Scott Carpenter: Astronaut who became the second American to orbit the Earth

‘He was enjoying himself,’ wrote Tom Wolfe of the astronaut’s voyage, ‘having a grand time’

Washington Post

Scott Carpenter was one of the original Mercury 7 astronauts and the second American to orbit the Earth. Of the Mercury 7 crew, glorified by Life magazine and immortalised in Tom Wolfe’s book The Right Stuff, only John Glenn, the retired senator from Ohio, survives.

Carpenter’s life extended from outer space to the depths of the ocean. His five-hour, three-orbit journey in space on 24 May 1962 was marred by a wildly off-course landing and a brief spasm of national anxiety in which Americans feared he might have died. He later denied suggestions that he had been joyriding and had been complicit in overshooting his target. He never flew in space again, becoming an aquanaut and devoting much of his energy to long-duration undersea missions.

Like his fellow astronauts on Project Mercury – Glenn, L Gordon Cooper Jr, Virgil “Gus” Grissom, Walter Schirra Jr, Alan Shepard Jr and Donald “Deke” Slayton – Carpenter became a national celebrity when he joined the Nasa space-flight programme in 1959. It was Carpenter who uttered the famous line, “Godspeed, John Glenn,” when Glenn became the first American to orbit the Earth, on 20 February 1962. Carpenter became the second when he jumped ahead in the Mercury manifest after Slayton had to step aside with a minor heart problem.

The mission did not attract the attention given to Glenn’s flight, and most Americans assumed it would go as planned. Carpenter blasted off from Cape Canaveral in the capsule Aurora 7 on top of a Mercury-Atlas rocket. He climbed to an altitude of 165 miles and circled the planet at 17,500mph.

“He was enjoying himself,” Tom Wolfe wrote. “He talked more, ate more, drank more water, and did more with the capsule than any of them ever had. He obviously loved all the experiments. He was swinging the capsule this way and that way, taking photographs a mile a minute, making detailed observations of the sunrises and horizon, releasing balloons, tending his bottles, taking readings with his densitometer, having a grand time.”

Carpenter also discovered the origin of the mysterious “fireflies” seen by Glenn during his earlier flight: when he inadvertently banged the hatch of the capsule he saw snowflakes fly by the window, and realised they came from the capsule. But on the way home, attitude-control equipment malfunctioned and the Aurora 7 ran low on fuel. Because of the loss of automatic control fuel, Carpenter was ordered by Flight Director Christopher Kraft to fly his vehicle manually to conserve his automatic fuel or face being told to end his journey after two orbits.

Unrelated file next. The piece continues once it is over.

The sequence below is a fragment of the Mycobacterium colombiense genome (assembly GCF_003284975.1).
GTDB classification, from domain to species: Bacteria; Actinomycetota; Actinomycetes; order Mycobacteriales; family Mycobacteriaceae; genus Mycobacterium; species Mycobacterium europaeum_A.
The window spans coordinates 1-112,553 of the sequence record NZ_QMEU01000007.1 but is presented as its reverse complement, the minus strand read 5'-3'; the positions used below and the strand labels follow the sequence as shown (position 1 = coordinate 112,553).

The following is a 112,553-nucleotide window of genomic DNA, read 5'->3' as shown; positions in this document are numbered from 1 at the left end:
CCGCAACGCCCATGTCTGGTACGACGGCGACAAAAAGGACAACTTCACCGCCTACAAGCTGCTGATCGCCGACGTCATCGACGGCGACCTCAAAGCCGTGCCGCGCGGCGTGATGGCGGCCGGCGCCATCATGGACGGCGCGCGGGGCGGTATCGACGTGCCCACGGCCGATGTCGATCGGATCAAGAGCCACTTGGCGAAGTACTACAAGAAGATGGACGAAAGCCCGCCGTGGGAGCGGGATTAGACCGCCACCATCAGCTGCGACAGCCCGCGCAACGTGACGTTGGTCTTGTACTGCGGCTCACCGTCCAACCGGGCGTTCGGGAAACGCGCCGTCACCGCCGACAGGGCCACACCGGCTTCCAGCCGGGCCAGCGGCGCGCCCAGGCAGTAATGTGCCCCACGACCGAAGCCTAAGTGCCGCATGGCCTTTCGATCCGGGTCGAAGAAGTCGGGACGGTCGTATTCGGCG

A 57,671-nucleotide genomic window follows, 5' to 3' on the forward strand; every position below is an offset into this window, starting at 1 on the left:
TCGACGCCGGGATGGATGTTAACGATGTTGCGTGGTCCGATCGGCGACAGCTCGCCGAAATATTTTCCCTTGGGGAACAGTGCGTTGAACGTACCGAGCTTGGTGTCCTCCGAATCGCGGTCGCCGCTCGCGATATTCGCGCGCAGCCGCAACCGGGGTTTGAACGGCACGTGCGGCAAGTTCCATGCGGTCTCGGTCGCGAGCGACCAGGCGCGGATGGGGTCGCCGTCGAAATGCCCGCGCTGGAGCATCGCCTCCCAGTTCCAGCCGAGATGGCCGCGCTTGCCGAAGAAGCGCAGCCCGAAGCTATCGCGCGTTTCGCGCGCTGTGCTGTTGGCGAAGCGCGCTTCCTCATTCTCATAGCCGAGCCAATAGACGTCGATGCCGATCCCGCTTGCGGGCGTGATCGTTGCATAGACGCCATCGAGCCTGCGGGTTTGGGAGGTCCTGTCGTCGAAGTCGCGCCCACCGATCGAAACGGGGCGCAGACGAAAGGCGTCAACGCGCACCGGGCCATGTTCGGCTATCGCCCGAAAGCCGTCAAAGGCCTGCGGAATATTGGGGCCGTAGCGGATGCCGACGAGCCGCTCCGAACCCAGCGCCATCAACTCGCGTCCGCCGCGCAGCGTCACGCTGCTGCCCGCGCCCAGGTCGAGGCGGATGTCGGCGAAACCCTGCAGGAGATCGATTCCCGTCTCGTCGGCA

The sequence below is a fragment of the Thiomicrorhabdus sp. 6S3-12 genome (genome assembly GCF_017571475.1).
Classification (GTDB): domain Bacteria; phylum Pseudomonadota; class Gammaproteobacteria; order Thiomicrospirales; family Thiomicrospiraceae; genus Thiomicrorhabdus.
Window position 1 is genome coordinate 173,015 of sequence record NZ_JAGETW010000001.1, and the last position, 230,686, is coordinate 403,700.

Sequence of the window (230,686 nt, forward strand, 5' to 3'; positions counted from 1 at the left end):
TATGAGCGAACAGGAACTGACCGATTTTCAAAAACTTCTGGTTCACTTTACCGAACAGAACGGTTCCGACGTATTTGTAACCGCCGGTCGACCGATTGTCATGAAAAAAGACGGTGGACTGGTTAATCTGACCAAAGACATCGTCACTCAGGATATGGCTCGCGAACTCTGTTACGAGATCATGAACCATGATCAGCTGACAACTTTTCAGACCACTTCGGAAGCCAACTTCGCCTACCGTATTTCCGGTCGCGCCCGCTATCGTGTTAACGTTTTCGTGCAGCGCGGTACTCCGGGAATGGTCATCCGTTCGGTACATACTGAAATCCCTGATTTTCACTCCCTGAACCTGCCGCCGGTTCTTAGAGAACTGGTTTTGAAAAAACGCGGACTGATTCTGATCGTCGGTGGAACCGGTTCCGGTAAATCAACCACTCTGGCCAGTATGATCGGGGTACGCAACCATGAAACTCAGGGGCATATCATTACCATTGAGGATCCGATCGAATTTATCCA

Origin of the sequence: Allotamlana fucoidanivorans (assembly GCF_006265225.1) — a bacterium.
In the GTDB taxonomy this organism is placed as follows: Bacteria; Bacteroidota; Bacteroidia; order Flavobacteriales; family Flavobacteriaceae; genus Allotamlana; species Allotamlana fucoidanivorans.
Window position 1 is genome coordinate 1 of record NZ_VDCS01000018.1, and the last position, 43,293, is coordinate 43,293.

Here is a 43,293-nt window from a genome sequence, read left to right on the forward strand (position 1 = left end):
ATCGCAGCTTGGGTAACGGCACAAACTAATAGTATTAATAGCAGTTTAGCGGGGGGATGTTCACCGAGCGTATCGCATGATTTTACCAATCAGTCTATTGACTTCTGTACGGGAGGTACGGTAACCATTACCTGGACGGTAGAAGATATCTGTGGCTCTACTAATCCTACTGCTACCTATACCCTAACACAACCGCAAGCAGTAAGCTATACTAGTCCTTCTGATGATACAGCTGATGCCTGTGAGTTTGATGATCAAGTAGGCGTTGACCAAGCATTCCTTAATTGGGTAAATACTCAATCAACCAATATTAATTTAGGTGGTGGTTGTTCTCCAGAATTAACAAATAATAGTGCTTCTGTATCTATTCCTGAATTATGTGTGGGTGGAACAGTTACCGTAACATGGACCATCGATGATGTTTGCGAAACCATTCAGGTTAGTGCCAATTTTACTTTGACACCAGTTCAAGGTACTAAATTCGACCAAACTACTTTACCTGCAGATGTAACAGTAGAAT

Carpenter was slightly late firing his retro-rockets, and the capsule re-entered the atmosphere at too shallow an angle. The re-entry radio black-out lasted twice as long as expected, and for a few minutes everyone wondered if Aurora 7 and its pilot had survived. Carpenter wound up more than 250 miles from the splashdown area in the Atlantic, and for about 40 minutes no one knew where he was. Walter Cronkite reported on CBS News that America may have lost an astronaut.

A military pilot finally picked up the signal of an electronic beacon from Aurora 7, and 20 minutes later, the pilot said he could see the 37-year-old astronaut “sitting comfortably in his raft.” After three hours, Carpenter was retrieved by the USS Intrepid.

“Carpenter Saved After 3 Orbits,” announced the front-page story in The Washington Post. President Kennedy heaped praise on Carpenter for his courage and on the Navy for rescuing him. In a phone call with the president, Carpenter apologised “for not having aimed a little bit better on re-entry.”

Like the other astronauts, Carpenter was lionised and received a medal and parades. The University of Colorado awarded him a diploma that had been denied to him in 1949, when he left before completing a course on heat transfer. The university’s president, Quigg Newton, said Carpenter’s “subsequent training as an astronaut has more than made up for his deficiency in the subject of heat transfer.”